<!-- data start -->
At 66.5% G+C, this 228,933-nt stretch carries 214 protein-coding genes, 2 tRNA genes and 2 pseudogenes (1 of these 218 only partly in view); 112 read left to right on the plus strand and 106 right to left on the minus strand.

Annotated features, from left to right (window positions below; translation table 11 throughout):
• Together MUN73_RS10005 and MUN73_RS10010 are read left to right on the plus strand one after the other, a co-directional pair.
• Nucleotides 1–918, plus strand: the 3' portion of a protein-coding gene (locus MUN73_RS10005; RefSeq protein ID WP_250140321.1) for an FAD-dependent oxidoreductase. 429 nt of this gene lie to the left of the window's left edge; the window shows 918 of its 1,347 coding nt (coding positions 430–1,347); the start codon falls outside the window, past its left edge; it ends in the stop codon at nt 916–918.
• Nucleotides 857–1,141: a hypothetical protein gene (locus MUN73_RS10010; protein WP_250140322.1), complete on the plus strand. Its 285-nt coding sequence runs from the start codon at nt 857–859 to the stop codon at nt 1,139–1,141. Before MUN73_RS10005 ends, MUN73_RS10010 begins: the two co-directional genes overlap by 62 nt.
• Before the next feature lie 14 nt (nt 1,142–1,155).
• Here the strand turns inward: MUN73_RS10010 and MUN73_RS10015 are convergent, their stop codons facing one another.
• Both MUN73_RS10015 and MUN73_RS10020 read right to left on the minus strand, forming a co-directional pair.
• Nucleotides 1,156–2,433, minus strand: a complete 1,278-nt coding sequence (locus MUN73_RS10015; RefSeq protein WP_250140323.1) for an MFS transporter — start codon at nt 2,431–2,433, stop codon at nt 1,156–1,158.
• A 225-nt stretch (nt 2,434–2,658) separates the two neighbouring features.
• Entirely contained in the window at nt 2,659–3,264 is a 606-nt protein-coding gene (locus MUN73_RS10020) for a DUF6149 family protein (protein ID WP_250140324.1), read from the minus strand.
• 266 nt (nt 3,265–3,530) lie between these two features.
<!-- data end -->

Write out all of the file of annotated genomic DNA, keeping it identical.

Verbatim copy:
At 66.5% G+C, this 228,933-nt stretch carries 214 protein-coding genes, 2 tRNA genes and 2 pseudogenes (1 of these 218 only partly in view); 112 read left to right on the plus strand and 106 right to left on the minus strand.

Annotated features, from left to right (window positions below; translation table 11 throughout):
• Together MUN73_RS10005 and MUN73_RS10010 are read left to right on the plus strand one after the other, a co-directional pair.
• Nucleotides 1–918, plus strand: the 3' portion of a protein-coding gene (locus MUN73_RS10005; RefSeq protein ID WP_250140321.1) for an FAD-dependent oxidoreductase. 429 nt of this gene lie to the left of the window's left edge; the window shows 918 of its 1,347 coding nt (coding positions 430–1,347); the start codon falls outside the window, past its left edge; it ends in the stop codon at nt 916–918.
• Nucleotides 857–1,141: a hypothetical protein gene (locus MUN73_RS10010; protein WP_250140322.1), complete on the plus strand. Its 285-nt coding sequence runs from the start codon at nt 857–859 to the stop codon at nt 1,139–1,141. Before MUN73_RS10005 ends, MUN73_RS10010 begins: the two co-directional genes overlap by 62 nt.
• Before the next feature lie 14 nt (nt 1,142–1,155).
• Here the strand turns inward: MUN73_RS10010 and MUN73_RS10015 are convergent, their stop codons facing one another.
• Both MUN73_RS10015 and MUN73_RS10020 read right to left on the minus strand, forming a co-directional pair.
• Nucleotides 1,156–2,433, minus strand: a complete 1,278-nt coding sequence (locus MUN73_RS10015; RefSeq protein WP_250140323.1) for an MFS transporter — start codon at nt 2,431–2,433, stop codon at nt 1,156–1,158.
• A 225-nt stretch (nt 2,434–2,658) separates the two neighbouring features.
• Entirely contained in the window at nt 2,659–3,264 is a 606-nt protein-coding gene (locus MUN73_RS10020) for a DUF6149 family protein (protein ID WP_250140324.1), read from the minus strand.
• 266 nt (nt 3,265–3,530) lie between these two features.